- Course Number:
- PHL 221
- Course Title:
- Symbolic Logic
- Credit Hours:
- Lecture Hours:
- Lecture/Lab Hours:
- Lab Hours:
- Special Fee:
Course DescriptionIntroduces the concepts and techniques of modern symbolic logic for deductive inference. Develops basic propositional and predicate logic skills including: translating ordinary language into symbolic statements, using truth tables for various logical tests, applying inference rules and strategies in argument proofs, and evaluating the validity of complex deductive arguments. Requires: Basic computer skills (including the ability to use MyPCC and D2L, and perform online searches). Prerequisites: WR 115, RD 115 and MTH 20 or equivalent placement test scores. Recommended: MTH 65 or MTH 95. Audit available.
Addendum to Course Description
The course may include a summary of traditional categorical (syllogistic) logic as an historical and/or methodological introduction to modern symbolic logic.
Intended Outcomes for the course
Upon completion of the course students should be able to:
- Distinguish statements from other kinds of ordinary language expressions.
- Convert an argument from its original context into standard argument form.
- Translate ordinary English language statements and arguments into symbolic form.
- Use formal methods of propositional and predicate logic for analyzing the logical structures of ordinary language statements, and for determining the validity of deductive arguments.
- Construct valid arguments of their own and accurately evaluate the arguments of others.
- Use basic logic concepts and techniques for disclosing ill-conceived ideas and irrational arguments.
- Explain how symbolic logic can assist in eliminating the ambiguity, vagueness, and redundancy of ordinary language statements.
- Reflect on and discuss the advantages and limits of symbolic logic in the development of strong reasoning skills.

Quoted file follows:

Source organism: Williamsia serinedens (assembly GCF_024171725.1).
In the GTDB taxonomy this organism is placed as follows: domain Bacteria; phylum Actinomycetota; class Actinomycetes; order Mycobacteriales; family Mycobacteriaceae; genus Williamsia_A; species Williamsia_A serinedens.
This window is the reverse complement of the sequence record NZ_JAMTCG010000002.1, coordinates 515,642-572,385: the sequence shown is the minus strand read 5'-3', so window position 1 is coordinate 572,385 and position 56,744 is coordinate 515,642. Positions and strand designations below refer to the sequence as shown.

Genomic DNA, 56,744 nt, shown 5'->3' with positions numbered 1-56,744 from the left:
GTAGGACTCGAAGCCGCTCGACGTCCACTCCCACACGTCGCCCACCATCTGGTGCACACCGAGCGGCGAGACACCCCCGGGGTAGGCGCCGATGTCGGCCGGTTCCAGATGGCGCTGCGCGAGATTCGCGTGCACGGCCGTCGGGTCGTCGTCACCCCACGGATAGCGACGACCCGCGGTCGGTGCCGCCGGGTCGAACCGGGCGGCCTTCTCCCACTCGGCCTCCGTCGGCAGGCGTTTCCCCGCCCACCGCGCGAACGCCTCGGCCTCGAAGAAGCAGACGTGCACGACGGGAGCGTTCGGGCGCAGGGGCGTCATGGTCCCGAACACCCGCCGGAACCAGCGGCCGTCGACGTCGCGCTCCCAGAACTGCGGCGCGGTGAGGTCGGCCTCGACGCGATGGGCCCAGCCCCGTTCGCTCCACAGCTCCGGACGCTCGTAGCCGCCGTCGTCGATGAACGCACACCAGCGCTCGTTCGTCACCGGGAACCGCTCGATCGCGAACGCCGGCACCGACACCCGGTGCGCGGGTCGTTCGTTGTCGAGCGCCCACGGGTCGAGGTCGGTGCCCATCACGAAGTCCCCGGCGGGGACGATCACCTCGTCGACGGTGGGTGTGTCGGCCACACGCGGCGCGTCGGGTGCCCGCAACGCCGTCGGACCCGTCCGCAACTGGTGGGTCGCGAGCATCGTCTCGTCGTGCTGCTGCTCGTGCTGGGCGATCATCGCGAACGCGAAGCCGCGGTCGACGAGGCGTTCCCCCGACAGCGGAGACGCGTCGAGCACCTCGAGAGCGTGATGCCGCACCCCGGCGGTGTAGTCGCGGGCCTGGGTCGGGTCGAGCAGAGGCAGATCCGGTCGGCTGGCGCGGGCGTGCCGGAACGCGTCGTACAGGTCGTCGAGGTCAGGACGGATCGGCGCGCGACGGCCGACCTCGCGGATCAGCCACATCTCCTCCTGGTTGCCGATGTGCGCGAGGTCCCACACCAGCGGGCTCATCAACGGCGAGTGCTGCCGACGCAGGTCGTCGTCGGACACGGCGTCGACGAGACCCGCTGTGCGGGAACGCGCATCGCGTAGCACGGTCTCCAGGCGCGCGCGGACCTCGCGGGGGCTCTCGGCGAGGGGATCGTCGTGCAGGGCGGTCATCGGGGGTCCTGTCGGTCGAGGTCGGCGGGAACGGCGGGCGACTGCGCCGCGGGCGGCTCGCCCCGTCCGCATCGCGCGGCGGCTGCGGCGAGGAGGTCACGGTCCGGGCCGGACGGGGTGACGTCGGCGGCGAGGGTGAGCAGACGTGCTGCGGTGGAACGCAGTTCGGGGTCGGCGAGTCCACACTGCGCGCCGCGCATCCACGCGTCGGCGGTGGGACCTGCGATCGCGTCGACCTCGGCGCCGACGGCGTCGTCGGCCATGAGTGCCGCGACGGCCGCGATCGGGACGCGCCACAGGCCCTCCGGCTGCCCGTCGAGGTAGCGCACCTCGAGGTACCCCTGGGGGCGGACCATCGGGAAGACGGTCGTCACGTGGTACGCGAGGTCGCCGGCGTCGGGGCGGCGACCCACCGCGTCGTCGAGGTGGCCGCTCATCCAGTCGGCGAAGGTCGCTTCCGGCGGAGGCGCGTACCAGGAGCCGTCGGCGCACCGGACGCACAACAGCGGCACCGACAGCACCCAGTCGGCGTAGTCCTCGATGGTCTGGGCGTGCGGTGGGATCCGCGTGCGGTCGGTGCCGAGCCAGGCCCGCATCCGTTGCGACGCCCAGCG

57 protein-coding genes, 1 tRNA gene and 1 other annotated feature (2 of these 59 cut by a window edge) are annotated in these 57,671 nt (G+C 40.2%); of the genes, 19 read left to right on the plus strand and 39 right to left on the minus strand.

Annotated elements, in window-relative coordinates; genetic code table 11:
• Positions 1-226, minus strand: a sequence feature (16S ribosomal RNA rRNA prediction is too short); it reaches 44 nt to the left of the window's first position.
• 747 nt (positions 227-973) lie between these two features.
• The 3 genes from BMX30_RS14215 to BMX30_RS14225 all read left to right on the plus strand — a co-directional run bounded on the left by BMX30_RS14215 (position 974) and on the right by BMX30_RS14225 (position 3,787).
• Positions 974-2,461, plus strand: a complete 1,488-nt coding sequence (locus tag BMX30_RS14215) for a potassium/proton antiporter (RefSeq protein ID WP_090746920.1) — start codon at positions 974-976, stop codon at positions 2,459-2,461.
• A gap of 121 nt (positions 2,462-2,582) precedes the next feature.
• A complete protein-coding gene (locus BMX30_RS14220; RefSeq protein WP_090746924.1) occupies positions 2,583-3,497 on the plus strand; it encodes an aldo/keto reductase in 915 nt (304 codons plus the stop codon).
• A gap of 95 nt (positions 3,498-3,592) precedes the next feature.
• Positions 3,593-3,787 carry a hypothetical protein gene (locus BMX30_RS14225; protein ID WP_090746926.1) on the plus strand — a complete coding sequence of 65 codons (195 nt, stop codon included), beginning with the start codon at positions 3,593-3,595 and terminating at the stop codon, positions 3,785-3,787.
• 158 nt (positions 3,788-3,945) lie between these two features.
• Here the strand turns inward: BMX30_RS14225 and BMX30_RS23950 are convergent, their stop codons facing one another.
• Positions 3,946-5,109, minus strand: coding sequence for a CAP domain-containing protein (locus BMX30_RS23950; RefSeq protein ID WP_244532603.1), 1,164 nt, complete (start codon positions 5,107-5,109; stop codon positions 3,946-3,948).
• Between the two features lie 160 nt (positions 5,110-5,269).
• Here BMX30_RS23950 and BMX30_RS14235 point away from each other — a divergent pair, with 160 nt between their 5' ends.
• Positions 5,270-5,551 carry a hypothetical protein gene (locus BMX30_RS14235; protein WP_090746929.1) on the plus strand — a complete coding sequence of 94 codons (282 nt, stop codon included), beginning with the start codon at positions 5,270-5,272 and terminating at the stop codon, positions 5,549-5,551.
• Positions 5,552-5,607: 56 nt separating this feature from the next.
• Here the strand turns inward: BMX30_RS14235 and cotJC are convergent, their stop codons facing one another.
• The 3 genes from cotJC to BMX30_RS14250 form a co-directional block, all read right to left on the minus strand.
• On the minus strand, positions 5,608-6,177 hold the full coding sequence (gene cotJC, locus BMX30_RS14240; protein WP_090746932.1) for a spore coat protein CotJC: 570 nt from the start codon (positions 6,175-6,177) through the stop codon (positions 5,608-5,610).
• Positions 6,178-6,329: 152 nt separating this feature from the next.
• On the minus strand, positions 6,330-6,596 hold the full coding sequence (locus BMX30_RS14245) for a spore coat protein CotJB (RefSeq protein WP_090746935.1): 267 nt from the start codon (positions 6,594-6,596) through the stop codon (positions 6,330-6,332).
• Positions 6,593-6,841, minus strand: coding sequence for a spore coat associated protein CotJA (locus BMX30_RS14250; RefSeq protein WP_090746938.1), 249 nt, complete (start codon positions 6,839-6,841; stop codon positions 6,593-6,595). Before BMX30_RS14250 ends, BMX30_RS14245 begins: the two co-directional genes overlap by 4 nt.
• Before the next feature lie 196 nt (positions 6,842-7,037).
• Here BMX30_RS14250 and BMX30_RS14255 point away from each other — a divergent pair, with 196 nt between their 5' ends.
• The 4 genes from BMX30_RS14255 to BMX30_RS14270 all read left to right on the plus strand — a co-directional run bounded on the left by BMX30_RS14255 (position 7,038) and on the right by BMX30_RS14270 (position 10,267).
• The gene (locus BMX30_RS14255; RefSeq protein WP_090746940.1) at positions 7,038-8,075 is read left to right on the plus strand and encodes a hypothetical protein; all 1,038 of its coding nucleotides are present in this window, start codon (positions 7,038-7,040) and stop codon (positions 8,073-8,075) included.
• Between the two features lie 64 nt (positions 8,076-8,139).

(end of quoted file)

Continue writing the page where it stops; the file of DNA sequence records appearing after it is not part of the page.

- Reinforce the commitment to rational discourse and the development of strong critical thinking skills.
- Contribute to, and perpetuate the intellectual, artistic, and spiritual inheritance of our society.
- Continue studies that require advanced verbal and logical skills, as well as more specialized studies in Philosophy or any other field that requires mature critical thinking skills.
Outcome Assessment Strategies
The primary methods of this course are diligent study and reflection, frequent practice with logic exercises, and rational discourse. Assessment strategies will include some of the following:
- Logic exercises / problems
- Short-answer quizzes
- Worksheet projects
- Group discussions
- Short essays
- Assignment completion
- Attendance / Engagement level
Course Content (Themes, Concepts, Issues and Skills)
- Arguments, Premises, and Conclusions
- Recognizing Arguments
- Deduction and Induction
- Validity, Truth, Soundness, Strength, Cogency
- Argument Forms: Proving Invalidity
- Definitions and Their Purposes
- Definitional Techniques
- The Components of Categorical Propositions
- Venn Diagrams and the Modern Square of Opposition
- Translating Ordinary Statements into Categorical Form
- Propositional Logic: Symbols and Translation
- Truth Functions
- Truth Tables for Propositions and Arguments
- Argument Forms and Formal Fallacies
- Argument Proofs Using Natural Deduction or Truth Tree Methods
- Conditional and Indirect Proofs in Propositional Logic
- Predicate Logic: Symbols and Translation
- Using the Rules of Inference in Predicate Logic
- Change of Quantifier Rule
Conditional and Indirect Proofs in Predicate Logic
- Translating ordinary language into symbolic statements
- Using truth tables for various logical tests
- Using inference rules (natural deduction), or truth trees for evaluating the validity of complex deductive arguments